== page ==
MEDIA COVERAGE HIGHLIGHTS
Connecting local farmers with people in need, adding a missing link to the local food-supply chain, reviving a distressed urban corridor, and boosting the local economy are the goals of a new food hub just opening on the north side of downtown Durham.
Gini Bell of Farmer Foodshare talks about the impact of CCCC's Sustainable Agriculture Program. (Clip begins just after the 5 minute mark.)
At stake was a $25,000 grant from Triangle Community Foundation. Competing for the funds were five groups of partners, selected from more than 50 partnerships that had submitted proposals in response to a request for ideas for innovative, collaborative solutions to community problems.
Picture a class of 20 kindergarteners. Each with a tiny backpack, miniature sneakers and mismatched socks. Nearly all of them will partake in snack time without skipping a beat. But when they pile into busses, carpools or sidewalks toward home, one in four may not have anything to eat until school the next day.
So many people showed up at Steel String Brewery’s first-ever beer festival Sunday that organizers had to start turning people away at the door.
The Sonder Market, a student-run store that brings fresh produce to UNC’s campus, returns Monday after hibernating for the winter. The Sonder Market began selling in the fall semester and aims to provide fresh food for the campus while also reducing food waste, said Claire Strickland, a representative for the Sonder Market.
When Gini Bell registered for a Sustainable Energy Biofuels class at Central Carolina Community College in 2008, working with food was the farthest thing from her mind.
For most foodies the Triangle is a locavore paradise teeming with family farms, fresh markets and seasonal cuisine. But despite this cornucopia, more than 16 percent of our regional neighbors (276,000 adults and children) are considered “food insecure.” Struggling to make ends meet, they know what it means to be hungry.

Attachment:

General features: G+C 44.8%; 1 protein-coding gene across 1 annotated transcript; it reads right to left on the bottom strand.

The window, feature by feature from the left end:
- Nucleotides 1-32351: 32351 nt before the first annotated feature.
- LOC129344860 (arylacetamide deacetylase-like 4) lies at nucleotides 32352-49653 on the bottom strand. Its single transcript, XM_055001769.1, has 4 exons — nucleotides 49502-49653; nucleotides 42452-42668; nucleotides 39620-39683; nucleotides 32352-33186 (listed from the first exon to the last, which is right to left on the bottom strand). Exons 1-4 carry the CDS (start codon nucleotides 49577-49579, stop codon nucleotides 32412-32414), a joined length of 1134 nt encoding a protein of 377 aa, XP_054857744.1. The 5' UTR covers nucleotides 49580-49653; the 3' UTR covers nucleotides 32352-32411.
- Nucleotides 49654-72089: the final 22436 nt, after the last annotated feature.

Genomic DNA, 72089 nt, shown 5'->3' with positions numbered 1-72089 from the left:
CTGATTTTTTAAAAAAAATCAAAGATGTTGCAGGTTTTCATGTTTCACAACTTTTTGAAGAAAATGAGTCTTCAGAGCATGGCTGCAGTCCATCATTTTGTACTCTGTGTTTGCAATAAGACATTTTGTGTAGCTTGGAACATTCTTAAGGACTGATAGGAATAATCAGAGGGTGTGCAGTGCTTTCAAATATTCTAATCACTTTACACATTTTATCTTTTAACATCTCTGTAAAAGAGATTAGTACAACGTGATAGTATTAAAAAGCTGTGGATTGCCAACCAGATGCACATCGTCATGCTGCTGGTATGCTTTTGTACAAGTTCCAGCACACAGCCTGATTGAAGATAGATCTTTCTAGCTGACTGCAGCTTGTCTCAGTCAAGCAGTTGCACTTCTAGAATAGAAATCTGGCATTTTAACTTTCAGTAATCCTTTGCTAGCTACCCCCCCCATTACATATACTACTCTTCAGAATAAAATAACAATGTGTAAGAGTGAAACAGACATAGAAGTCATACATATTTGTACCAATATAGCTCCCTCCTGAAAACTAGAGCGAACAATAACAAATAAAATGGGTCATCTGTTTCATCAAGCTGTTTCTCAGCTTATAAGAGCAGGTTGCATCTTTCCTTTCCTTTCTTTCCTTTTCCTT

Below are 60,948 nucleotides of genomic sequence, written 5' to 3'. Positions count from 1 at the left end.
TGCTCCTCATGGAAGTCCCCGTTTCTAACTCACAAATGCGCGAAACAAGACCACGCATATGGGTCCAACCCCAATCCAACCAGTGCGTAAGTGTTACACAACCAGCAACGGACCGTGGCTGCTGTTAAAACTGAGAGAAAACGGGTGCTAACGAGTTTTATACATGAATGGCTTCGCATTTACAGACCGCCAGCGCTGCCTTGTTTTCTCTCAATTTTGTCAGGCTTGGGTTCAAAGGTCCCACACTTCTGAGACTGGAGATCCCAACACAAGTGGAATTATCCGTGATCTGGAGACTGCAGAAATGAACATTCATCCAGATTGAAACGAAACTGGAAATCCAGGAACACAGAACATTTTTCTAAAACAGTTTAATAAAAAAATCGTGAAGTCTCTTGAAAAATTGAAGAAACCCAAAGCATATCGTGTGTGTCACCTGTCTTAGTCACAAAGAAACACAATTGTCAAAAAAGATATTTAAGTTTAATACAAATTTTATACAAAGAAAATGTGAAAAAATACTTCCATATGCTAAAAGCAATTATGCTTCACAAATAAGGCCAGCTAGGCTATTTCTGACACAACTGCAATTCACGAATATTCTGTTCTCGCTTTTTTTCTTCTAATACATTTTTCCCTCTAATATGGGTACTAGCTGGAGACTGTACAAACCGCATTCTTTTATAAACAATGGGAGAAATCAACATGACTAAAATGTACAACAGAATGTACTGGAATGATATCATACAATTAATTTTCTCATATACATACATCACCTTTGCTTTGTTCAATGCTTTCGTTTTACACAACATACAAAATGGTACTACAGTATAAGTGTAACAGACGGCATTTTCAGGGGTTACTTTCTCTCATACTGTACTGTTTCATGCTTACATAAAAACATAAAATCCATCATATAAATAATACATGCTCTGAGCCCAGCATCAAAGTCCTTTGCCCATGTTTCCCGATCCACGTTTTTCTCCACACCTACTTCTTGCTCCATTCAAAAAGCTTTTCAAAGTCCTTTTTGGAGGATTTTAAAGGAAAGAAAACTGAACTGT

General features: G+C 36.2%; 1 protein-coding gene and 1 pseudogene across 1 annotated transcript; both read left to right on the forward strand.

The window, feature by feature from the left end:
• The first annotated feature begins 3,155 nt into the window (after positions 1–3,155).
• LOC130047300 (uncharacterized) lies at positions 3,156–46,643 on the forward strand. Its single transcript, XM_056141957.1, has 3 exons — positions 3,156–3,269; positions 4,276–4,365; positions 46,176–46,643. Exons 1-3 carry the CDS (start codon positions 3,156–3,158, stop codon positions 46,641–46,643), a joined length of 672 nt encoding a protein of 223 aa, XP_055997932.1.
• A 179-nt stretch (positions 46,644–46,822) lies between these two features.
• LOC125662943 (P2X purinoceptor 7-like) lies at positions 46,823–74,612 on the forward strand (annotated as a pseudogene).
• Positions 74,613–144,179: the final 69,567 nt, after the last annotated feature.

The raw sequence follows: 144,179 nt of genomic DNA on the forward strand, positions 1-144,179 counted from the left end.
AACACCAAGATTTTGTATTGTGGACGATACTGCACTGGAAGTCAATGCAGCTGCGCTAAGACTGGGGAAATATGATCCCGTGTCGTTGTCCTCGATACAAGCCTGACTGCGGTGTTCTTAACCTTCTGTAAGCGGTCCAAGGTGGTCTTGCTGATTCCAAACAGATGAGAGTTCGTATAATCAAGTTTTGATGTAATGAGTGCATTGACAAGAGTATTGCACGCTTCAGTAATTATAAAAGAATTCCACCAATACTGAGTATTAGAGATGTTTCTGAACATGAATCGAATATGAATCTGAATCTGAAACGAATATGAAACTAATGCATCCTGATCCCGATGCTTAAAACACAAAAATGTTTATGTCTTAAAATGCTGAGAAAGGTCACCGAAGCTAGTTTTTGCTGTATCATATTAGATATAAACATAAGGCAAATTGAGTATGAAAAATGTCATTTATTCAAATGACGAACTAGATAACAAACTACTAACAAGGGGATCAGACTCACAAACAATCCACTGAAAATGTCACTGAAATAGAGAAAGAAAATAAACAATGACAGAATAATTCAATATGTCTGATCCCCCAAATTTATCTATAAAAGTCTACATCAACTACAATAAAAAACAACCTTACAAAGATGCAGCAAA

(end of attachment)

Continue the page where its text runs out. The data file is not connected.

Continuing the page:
At the market, we contribute to the Farmer Foodshare program that distributes fresh produce to Durham residents. In a state where one in five residents -- one in four children -- is food-insecure, and even more have little access to fresh produce, Farmer Foodshare meets an urgent need.
Since Farmer Foodshare started, the market has collected $877.80 and donated 96 pounds of food all for the benefit of area residents who don't have easy access to fresh food-or just can't afford to buy it.
This week, volunteers will be out at Triangle-area farmers’ markets to encourage attendees to donate to Farmer Foodshare, a program to provide fresh food for local residents in need.
The sixth annual Farmer Foodshare Challenge gears up next week: 100 percent of cash donations will be used to purchase fresh food from North Carolina family farms for hunger agencies feeding families.
It can be difficult to eat healthy on a tight budget. Several organizations in Durham, including both of the city's farmers' markets, have found creative ways to make it more affordable to get local, healthy foods.
For many people spring means a return to the bounty of fresh, local food from farmers markets. But for the one in five people in North Carolina who are facing hunger, that bounty is not an option.
Mary Linda Andrews of GlaxoSmithKline & Margaret Gifford of Farmer Foodshare talk about the 2013 GSK IMPACT Awards. (Interview begins just after the 15 minute mark.)
GSK and Triangle Community Foundation today announced the GSK IMPACT Award Winners in a ceremony at GSK’s Research Triangle Park facility. Nine local nonprofits earned $40,000 each in recognition of their outstanding contributions to a healthier Triangle region.
Two Triangle-based nonprofits that help to feed the hungry were among nine nonprofits that each received $40,000 grants yesterday from the GSK and Triangle Community Foundation.
When Gini Bell plots her world takeover, she thinks in terms of garden produce.“My evil plan is to take over the world with fresh fruits and vegetables,” she said. Bell is the operations manager at the Chapel Hill nonprofit Farmer Foodshare, which provides local, fresh food to food-insecure populations in North Carolina.